At my medical school they have started interviewing for 2015 and there are lots of anxious looking sixth formers all waiting for their turn to go in. It is really weird to think that this time last year it was me nervously waiting for my interview and now I am almost at the end of my first term. I can remember feeling really scared as it was my first interview and it was an MMI which is really hard to prepare for. I thought it went really badly as I messed up a couple of the stations, but I still managed to get an offer so I can’t have done too badly.
If you’ve got an MMI coming up then read this article in The Guardianwhich has some tips from admissions tutors to help prepare for this type of interview and you can also find lots of advice for the day itselfin this book. Just click on the orange words to go to the links. Good luck!
According to David Willetts, the Universities’ Minister, the level of competition among sixth formers for places to study medicine was so high that he was encouraging more people, particularly girls, to apply for other courses like engineering. This is because last year around 4,800 students with straight As at A-level failed to get in to British universities and of those the largest number, around 1,800, were those applying for medicine.
It is thought that there is an increasing interest for medicine because of the high tuition fees and the increasing pressure on students to secure well-paid jobs in the future.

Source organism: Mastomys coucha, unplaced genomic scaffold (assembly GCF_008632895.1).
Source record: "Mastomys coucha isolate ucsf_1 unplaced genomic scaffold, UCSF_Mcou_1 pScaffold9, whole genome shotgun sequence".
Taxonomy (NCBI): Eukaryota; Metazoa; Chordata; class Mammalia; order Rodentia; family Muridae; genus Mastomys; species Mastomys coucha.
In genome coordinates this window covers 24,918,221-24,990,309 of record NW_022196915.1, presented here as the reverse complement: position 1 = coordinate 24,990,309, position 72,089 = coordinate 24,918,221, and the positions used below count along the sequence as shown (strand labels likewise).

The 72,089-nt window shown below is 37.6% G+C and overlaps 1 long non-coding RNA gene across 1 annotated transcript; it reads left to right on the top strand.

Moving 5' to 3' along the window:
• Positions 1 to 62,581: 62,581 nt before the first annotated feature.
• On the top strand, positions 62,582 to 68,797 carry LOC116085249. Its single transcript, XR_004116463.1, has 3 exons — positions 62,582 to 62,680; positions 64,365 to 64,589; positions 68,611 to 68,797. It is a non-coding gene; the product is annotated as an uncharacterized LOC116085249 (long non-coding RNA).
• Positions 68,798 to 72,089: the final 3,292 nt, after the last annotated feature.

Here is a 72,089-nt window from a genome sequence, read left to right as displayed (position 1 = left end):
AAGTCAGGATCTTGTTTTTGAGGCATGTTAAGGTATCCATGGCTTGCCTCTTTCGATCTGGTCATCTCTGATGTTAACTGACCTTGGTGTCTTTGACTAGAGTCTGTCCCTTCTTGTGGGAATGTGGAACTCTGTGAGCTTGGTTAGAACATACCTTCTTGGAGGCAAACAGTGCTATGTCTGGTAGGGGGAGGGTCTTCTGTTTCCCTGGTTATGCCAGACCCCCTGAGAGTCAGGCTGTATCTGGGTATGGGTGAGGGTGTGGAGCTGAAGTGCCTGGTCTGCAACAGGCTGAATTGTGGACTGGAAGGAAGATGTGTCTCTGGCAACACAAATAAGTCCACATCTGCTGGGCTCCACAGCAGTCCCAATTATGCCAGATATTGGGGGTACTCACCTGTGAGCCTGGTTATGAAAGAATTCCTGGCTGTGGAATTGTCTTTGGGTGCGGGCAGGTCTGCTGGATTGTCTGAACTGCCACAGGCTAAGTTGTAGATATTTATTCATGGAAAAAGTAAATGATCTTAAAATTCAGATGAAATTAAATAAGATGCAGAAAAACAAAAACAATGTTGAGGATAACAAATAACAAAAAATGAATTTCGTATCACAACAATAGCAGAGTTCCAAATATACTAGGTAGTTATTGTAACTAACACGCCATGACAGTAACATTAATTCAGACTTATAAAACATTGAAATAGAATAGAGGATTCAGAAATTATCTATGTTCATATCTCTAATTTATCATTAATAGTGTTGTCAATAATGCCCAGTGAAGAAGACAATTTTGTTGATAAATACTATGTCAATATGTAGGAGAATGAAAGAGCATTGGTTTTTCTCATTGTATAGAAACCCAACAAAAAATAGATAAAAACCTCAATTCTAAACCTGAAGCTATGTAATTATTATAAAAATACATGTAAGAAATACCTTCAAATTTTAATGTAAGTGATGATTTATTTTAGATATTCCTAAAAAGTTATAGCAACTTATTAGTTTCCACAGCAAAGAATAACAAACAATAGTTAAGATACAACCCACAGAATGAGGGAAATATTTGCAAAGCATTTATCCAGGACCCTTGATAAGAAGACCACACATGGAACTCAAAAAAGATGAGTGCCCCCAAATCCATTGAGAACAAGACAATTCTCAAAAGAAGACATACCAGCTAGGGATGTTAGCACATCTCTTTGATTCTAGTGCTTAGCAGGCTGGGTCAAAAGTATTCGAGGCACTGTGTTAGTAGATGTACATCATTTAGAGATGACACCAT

His comments were attacked by head teachers of private schools who warned that ‘the NHS was failing to fund enough places on medical courses despite repeated complaints over a shortage of highly-trained doctors.’
I was one of the lucky ones and am now studying medicine at university, but it was not easy and if you want advice on how to improve your chances of getting a place, click on the link below and have a look at this great new book, Get Into UK Medical School 2015, for sale on Amazon now.
At last all my exams are over and I just have my driving test in a few weeks. Yesterday I went back to the Pearson Vue test centre where I’d taken my UKCAT last summer, for my driving theory test. The driving theory test was easy in comparison, and I quite enjoyed it, but it was weird going back, as I could remember how nervous I was before my UKCAT. Luckily I got into it and it was a great feeling coming out afterwards with my test score, which was better than I’d thought I’d do. I hope everyone that is doing their UKCAT this summer gets the results they want too, and if anyone wants some advice about taking the UKCAT or writing their personal statement, take a look at this book available on Amazon kindle by clicking on the title in bold below.